Microbiological profile of milk: Impact of household practices
Amit Agarwal1, Vandana Awasthi2, Ajit Dua3, Sanjeev Ganguly4, Vivek Garg5, Satwinder S Marwaha6
1 Project Fellow, Punjab Biotechnology Incubator, Mohali, Punjab, India
2 Scientist Biology, Punjab Biotechnology Incubator, Mohali, Punjab, India
3 Senior Scientist, Punjab Biotechnology Incubator, Mohali, Punjab, India
4 Head, Medical and Scientific Affairs, Nestlé India Limited, Mohali, Punjab, India
5 Manager Medico Marketing, Nestlé India Limited, Mohali, Punjab, India
6 Chief Executive Officer, Punjab Biotechnology Incubator, Mohali, Punjab, India
Satwinder S Marwaha
Chief Executive Officer, Punjab Biotechnology Incubator, SCO: 7&8 (Top Floor), Phase-V, SAS Nagar (Mohali) 160059, Punjab
Source of Support: The study was conducted with fi nancial support from Nestlé India Ltd., Conflict of Interest: Sanjeev Ganguly and Vivek Garg are employees of Nestlé India Ltd. There are no other confl icts of interest.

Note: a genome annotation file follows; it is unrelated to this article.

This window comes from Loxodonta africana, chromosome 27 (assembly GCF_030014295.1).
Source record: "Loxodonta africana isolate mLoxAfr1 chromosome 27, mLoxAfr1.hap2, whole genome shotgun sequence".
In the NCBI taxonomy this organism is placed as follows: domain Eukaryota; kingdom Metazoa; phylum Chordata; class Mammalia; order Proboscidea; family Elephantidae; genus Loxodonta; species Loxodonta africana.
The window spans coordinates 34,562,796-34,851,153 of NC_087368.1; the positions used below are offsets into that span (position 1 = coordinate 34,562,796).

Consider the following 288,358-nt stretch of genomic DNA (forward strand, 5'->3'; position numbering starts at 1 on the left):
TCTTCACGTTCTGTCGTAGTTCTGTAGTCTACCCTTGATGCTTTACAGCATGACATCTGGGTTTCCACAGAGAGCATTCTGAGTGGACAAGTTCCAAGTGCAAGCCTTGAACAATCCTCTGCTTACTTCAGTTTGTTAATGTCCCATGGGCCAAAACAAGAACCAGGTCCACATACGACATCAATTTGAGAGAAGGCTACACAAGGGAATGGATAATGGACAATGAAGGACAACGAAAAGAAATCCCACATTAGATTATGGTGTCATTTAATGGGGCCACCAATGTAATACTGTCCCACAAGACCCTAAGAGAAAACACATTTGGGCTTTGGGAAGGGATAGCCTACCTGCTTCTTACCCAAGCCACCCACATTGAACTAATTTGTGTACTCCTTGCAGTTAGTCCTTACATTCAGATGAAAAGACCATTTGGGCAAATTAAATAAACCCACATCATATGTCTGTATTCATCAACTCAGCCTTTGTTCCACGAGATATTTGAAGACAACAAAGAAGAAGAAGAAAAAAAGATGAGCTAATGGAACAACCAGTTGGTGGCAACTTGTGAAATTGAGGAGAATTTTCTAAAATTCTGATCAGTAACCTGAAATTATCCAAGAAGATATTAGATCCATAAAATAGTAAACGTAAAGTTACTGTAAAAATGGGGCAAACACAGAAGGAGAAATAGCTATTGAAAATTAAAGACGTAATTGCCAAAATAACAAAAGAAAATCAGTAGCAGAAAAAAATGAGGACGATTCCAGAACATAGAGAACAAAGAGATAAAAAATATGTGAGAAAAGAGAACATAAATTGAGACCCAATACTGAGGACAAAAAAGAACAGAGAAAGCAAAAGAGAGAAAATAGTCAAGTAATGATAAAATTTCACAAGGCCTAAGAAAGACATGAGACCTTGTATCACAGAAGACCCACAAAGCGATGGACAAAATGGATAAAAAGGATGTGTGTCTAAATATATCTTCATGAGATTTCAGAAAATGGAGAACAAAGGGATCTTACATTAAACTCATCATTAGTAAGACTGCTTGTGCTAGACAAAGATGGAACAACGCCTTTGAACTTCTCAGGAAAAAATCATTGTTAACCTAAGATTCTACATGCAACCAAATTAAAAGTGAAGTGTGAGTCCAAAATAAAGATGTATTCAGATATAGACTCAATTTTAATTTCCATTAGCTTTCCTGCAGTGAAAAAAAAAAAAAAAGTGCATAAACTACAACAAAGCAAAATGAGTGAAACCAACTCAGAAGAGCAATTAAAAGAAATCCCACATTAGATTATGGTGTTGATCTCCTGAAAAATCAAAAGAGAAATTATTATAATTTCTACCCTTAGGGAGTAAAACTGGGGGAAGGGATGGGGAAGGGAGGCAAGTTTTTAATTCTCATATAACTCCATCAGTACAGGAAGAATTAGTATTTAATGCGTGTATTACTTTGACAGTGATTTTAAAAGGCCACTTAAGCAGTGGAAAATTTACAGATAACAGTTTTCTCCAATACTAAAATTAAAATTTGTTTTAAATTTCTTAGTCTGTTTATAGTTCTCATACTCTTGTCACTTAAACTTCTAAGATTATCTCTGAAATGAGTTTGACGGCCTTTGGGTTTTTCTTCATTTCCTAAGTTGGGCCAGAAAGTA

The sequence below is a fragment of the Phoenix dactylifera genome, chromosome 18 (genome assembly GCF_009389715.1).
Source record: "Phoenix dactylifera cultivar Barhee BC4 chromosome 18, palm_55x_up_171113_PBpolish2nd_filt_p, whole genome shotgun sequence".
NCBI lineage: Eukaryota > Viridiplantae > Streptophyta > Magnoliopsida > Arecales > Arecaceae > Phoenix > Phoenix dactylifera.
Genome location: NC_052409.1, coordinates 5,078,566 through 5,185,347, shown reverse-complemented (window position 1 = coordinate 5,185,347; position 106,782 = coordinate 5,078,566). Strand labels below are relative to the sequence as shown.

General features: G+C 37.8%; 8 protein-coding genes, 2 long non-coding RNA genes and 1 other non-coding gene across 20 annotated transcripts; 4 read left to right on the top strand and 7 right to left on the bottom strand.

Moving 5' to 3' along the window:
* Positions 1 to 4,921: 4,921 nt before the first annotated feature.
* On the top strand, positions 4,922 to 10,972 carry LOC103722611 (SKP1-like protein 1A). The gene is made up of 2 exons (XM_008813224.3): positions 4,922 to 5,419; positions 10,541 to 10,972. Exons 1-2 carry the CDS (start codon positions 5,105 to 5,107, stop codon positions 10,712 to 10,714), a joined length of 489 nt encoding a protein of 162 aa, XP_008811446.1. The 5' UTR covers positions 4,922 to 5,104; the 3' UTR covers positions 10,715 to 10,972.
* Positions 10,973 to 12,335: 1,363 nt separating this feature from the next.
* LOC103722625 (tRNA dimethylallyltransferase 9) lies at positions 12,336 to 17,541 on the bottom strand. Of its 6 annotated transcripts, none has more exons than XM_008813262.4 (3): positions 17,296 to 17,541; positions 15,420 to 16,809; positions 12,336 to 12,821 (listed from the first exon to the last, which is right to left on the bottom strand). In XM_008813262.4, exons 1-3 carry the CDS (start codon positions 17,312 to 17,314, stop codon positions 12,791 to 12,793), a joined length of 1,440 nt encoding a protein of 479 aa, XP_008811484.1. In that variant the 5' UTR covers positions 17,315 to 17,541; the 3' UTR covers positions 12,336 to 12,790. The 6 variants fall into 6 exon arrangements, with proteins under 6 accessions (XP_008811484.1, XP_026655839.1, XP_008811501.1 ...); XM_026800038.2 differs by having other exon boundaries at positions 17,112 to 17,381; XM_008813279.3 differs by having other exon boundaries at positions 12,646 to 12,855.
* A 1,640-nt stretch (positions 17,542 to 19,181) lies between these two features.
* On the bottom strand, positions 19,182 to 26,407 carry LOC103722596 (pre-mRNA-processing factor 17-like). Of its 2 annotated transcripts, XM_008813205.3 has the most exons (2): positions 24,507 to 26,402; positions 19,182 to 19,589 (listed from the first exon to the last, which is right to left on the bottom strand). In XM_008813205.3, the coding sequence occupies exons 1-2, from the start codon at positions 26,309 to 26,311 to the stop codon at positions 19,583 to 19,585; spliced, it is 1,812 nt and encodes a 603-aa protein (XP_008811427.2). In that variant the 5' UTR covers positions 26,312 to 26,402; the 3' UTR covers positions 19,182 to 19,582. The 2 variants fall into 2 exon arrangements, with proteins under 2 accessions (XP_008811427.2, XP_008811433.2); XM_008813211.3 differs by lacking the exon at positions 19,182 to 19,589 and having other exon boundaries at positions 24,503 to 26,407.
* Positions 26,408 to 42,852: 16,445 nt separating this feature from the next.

Background: Milk is susceptible to contamination by many microorganisms including microbial pathogens responsible for causing diseases. Various processes including pasteurization, boiling or storage under refrigerated conditions are undertaken to minimize the microbial contamination of milk. Objective: This study was undertaken with an objective to evaluate the effect of household practices on the microbiological profile of milk. Materials and Methods: Milk samples of pasteurized, ultra heat treated (UHT) as well as unpasteurized milk (Vendor's milk) were collected. The effect of different storage practices and treatments on the microbiological profile (standard plate count (SPC), coliform, E. coli, Salmonella, Shigella, Staphylococcus aureus, yeast and moulds, anaerobic spore count, and Listeria monocytogenes) of milk was studied using National/ International Standard Test Methods. Results: Average SPC in vendor's milk was found very high as compared to pasteurized milk. Coliform, yeast and moulds, E. coli, and Staphylococcus aureus were detected in the samples of vendor's as well as pasteurized milk. Boiling the milk reduces SPC and kills the other microorganisms. Storage of boiled milk under room temperature or refrigerated condition resulted in a similar increase in SPC at the end of 24 h, but storage of un-boiled milk even under refrigerated conditions increased SPC manifold after 24 h. Conclusion: The pasteurization process and hygienic conditions at the milk processing units along with cold chain of milk from suppliers to end users needs improvement. Currently, even pasteurized milk does not match the microbiological standards. It is recommended that milk should be boiled before consumption and refrigerated for storage to improve its shelf life/keeping quality.